A few things that I enjoyed from this talk
1. In section 1 of his lecture Thompson illustrates the overwhelming scope of social practice history with a slide that depicts Paulo Freire and many-many other non-art influences. I think the urge to create an oversimplified historical narrative is simultaneously necessary and problematic.
2. Shannon Jackson’s Social Works, and her critique of the disciplinary differences between the “arts” coupled with the historical and geographical specificity of how and where many of these arts practices emerged and developed further complicates the way we make sense of these things. Social Works by Shannon Jackson and Suzanne Lacy’s Leaving Art are great books.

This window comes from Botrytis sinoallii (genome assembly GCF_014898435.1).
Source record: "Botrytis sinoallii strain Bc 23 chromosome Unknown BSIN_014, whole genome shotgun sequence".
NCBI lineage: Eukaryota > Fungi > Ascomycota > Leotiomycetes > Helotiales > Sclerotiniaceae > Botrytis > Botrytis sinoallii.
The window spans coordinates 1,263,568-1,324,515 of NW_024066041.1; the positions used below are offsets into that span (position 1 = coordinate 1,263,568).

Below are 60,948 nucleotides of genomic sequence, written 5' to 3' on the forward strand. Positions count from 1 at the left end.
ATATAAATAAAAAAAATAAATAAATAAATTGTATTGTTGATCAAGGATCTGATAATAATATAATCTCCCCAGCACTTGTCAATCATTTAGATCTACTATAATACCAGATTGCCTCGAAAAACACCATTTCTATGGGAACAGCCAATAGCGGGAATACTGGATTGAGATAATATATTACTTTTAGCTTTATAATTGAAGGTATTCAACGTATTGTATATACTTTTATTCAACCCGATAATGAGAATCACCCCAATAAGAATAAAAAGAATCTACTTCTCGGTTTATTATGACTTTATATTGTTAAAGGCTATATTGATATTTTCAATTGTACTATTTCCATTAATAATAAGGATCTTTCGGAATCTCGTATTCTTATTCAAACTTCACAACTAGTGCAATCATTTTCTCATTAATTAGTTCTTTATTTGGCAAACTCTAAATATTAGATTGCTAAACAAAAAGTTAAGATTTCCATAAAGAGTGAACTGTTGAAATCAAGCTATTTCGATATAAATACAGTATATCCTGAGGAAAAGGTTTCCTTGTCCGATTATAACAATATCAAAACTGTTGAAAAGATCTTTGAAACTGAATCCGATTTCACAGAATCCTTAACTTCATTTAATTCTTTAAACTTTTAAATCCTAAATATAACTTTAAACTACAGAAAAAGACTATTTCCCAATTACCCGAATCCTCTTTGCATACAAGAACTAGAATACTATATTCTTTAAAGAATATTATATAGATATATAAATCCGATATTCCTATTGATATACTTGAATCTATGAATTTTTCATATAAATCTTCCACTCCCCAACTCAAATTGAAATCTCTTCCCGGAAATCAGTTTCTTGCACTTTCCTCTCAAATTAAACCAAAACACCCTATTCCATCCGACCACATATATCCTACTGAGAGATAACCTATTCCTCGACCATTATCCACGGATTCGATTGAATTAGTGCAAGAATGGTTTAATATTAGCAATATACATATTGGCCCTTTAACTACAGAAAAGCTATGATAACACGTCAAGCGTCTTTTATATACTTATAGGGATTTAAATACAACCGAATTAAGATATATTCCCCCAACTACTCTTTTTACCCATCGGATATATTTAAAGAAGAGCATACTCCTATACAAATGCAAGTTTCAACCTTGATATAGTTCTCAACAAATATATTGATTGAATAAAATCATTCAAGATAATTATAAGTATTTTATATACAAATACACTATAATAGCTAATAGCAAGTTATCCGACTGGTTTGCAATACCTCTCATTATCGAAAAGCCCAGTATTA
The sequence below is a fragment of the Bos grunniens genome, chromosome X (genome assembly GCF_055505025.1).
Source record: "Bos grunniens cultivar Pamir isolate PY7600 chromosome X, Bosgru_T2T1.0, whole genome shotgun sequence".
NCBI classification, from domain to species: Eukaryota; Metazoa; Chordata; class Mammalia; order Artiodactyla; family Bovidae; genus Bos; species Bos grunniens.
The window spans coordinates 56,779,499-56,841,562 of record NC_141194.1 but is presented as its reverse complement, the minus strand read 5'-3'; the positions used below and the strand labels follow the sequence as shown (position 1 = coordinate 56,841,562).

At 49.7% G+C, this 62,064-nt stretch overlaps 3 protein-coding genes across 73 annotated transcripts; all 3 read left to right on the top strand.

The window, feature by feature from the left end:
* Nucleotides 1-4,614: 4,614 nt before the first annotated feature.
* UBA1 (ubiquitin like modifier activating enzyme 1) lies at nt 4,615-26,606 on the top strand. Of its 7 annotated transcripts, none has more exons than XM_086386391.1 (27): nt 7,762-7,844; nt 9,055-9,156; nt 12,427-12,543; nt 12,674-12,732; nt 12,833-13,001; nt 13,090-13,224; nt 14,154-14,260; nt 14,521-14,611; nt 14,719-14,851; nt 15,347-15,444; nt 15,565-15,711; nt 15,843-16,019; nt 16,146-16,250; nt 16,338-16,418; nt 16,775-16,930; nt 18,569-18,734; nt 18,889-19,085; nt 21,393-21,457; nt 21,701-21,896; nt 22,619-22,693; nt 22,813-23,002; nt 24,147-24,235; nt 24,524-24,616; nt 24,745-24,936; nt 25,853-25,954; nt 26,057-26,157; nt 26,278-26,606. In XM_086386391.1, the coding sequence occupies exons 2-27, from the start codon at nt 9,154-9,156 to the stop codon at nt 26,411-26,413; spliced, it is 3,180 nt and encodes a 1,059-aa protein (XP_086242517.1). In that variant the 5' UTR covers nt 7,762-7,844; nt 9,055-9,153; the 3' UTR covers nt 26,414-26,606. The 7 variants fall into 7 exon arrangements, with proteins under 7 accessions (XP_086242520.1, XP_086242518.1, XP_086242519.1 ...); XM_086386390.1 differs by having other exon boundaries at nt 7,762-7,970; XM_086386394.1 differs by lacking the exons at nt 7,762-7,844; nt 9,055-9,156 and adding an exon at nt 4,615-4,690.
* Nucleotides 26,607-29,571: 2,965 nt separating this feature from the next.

3. Nato’s comments on resistance as a form of meaning production, dialogue that operates under a different logic, the production of meaning is both product of language and spatial.
I apologize for these notes being so out of context. I imagine most of you won’t have time to watch the lecture, but if you have time it is well worth it.